I don’t think I’ve ever met Richard, so I won’t try and speculate on his personality. He’s gay, and has been playing that up in terms of garnering support. His website indicates that he’s a good London lad with a background in policing. Sounds quite good. He’s now a barrister, and he’s already presented a detailed plan for what he wants to see in London – albeit with an unfortunate number of spelling errors. But we won’t let that get in the way. Hendron also criticised party leader Nigel Farage last month for the famous “HIV migrants” remarks during the election campaign. It’s not the kiss of death, but it won’t help him. Saving the fact that I’ve yet to assess him for myself in person, I’ll be generous and give him an 7/10.
Former parliamentary candidate for Dagenham and Rainham. Harris is an East End boy who came second to John Cruddas in the May election with 30 per cent of the vote, pushing the Conservatives into third place. Harris is known and liked in London and the surrounding areas for more often than not being out on the campaign trail supporting other candidates, and he is believed to be one of the outsiders who “knows London” well enough, especially in order to work the East End vote. 7/10.
Winston’s a character. He’s loved by the party centrally and out in the branches. He’s a former boxer, a singer, a raconteur, and a hard working campaigner. But he’s often seen as a bit of a laugh, really, and nothing more. He can certainly hold his own on television, but he has a tendency to go off piste, and freestyle his lines. Mckenzie, loved by party leader Nigel Farage, is a good friend of the party chairman Steve Crowther. He’s based in Croydon, although he’s referred to the place as a dump. And his most embarrasing moment was hosting the “Croydon Carnival” during the European elections, which left everyone a little red in the face. As a bloke, I’d give him 9/10. As a candidate, 3/10. Sorry, Winston!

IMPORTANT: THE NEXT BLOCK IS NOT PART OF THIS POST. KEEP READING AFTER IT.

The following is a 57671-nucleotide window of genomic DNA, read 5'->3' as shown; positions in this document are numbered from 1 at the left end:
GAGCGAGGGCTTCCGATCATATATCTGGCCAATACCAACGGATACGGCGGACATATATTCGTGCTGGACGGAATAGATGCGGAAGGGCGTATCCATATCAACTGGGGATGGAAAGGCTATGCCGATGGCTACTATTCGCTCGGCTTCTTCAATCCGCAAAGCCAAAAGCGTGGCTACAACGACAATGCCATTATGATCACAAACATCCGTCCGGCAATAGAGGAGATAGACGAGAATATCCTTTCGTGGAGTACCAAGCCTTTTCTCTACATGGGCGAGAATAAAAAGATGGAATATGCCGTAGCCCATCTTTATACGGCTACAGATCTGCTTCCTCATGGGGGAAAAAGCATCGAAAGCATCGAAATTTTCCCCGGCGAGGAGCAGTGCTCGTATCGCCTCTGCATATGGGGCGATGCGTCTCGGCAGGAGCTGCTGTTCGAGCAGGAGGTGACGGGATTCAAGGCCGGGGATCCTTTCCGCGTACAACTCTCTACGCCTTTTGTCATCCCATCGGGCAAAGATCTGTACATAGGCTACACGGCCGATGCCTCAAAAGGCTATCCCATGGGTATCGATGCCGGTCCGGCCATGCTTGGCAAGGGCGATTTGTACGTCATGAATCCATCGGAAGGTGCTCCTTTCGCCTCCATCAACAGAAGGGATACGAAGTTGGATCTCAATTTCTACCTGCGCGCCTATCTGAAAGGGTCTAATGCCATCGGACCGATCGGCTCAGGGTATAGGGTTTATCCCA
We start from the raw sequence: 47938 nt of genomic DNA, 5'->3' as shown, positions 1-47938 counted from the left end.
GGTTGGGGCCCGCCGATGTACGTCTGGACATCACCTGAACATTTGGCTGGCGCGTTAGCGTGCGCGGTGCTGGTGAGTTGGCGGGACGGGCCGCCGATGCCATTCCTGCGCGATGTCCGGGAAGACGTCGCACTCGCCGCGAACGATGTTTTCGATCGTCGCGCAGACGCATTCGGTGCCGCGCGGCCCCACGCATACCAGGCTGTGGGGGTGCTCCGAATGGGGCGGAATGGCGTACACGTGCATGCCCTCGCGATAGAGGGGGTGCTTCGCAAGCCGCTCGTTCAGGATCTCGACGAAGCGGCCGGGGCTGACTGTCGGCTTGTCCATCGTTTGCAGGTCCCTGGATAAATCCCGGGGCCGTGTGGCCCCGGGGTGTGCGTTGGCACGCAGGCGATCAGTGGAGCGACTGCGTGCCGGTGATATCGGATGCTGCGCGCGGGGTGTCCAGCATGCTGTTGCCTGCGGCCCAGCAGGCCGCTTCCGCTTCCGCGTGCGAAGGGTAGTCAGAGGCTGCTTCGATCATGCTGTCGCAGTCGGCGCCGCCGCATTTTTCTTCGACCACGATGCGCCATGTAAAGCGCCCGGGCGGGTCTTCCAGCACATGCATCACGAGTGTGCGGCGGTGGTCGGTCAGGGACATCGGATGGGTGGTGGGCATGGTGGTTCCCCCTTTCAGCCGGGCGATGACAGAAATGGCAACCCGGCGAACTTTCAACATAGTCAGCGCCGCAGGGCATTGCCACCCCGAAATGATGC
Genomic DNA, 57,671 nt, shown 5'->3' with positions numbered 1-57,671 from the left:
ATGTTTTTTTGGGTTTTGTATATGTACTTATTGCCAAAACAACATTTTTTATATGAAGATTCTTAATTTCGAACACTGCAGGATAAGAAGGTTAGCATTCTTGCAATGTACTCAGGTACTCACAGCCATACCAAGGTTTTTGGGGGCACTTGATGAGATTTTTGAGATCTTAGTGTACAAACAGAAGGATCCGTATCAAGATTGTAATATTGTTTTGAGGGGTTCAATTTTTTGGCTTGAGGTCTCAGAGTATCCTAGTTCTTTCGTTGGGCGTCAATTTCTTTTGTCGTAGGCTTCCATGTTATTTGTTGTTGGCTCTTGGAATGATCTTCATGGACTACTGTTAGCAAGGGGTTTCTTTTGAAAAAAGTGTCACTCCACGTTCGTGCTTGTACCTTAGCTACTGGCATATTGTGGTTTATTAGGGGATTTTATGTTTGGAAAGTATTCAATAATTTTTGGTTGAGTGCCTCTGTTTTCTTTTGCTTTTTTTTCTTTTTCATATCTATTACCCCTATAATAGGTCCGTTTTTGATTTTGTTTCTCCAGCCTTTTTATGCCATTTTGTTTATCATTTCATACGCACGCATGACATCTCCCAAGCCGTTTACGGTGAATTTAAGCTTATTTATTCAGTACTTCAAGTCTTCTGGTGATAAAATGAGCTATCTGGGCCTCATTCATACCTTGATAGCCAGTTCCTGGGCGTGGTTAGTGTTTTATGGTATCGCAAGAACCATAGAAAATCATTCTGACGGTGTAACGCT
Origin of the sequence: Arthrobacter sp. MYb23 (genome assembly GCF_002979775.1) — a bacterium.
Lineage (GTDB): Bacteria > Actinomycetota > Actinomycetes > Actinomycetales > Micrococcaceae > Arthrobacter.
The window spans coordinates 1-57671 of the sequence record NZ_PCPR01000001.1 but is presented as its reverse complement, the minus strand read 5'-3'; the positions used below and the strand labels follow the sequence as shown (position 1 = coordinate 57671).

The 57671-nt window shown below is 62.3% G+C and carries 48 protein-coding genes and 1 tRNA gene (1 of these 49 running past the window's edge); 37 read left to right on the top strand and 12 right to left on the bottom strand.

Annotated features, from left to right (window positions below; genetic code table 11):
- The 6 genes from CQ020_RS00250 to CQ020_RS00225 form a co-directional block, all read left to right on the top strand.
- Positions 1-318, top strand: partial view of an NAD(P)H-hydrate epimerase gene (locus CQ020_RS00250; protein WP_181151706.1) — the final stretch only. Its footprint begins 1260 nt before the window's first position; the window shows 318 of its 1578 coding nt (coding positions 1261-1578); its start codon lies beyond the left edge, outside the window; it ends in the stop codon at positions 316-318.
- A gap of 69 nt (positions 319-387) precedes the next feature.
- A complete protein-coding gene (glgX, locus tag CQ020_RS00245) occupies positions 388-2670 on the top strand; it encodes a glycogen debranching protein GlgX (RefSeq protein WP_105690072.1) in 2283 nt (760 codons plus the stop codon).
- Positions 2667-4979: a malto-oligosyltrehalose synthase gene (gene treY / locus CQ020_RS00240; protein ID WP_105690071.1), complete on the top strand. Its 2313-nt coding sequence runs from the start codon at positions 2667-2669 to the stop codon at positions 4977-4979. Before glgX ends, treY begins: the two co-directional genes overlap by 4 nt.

The former leader of the Christian’s People Alliance, Craig has been criticised by political LGBT-types for his tough stance against same-sex marriage. Craig has also campaigned against a mega mosque being built by the shadowy Tablighi Jamaat organisation, and would present a stark contrast between the anti-Christian sentiments being touted by Tory candidate Zac Goldsmith. Craig would however rile up the hard and liberal left, potentially causing campaigning problems for UKIP akin to those experienced in South Thanet, where thousands of union-supported activists descended on the constituency, assaulting and harassing UKIP campaigners. While in principle this shouldn’t deter the party selecting Craig, it will likely be considered as it can cause operational and public relations problems (not my words, or advice, mind you!) Craig also ran for Mayor in 2008 on a Christian Choice ticket, where he got 39,249, beating UKIP. I give him 6/10.
A teacher and avid retweeter, Kurten’s background is in Chemistry and he has taught in Europe, Africa, and the United States. He seems excellent at public speaking, and stood for UKIP in Camberwell and Peckham at the General Election, where he came fifth with 2,413 votes. He identifies as a libertarian, and has been outspoken on issues that others seem to miss, such as the Trans-Atlantic Trade and Investment Partnership (TTIP). I give David a 7/10.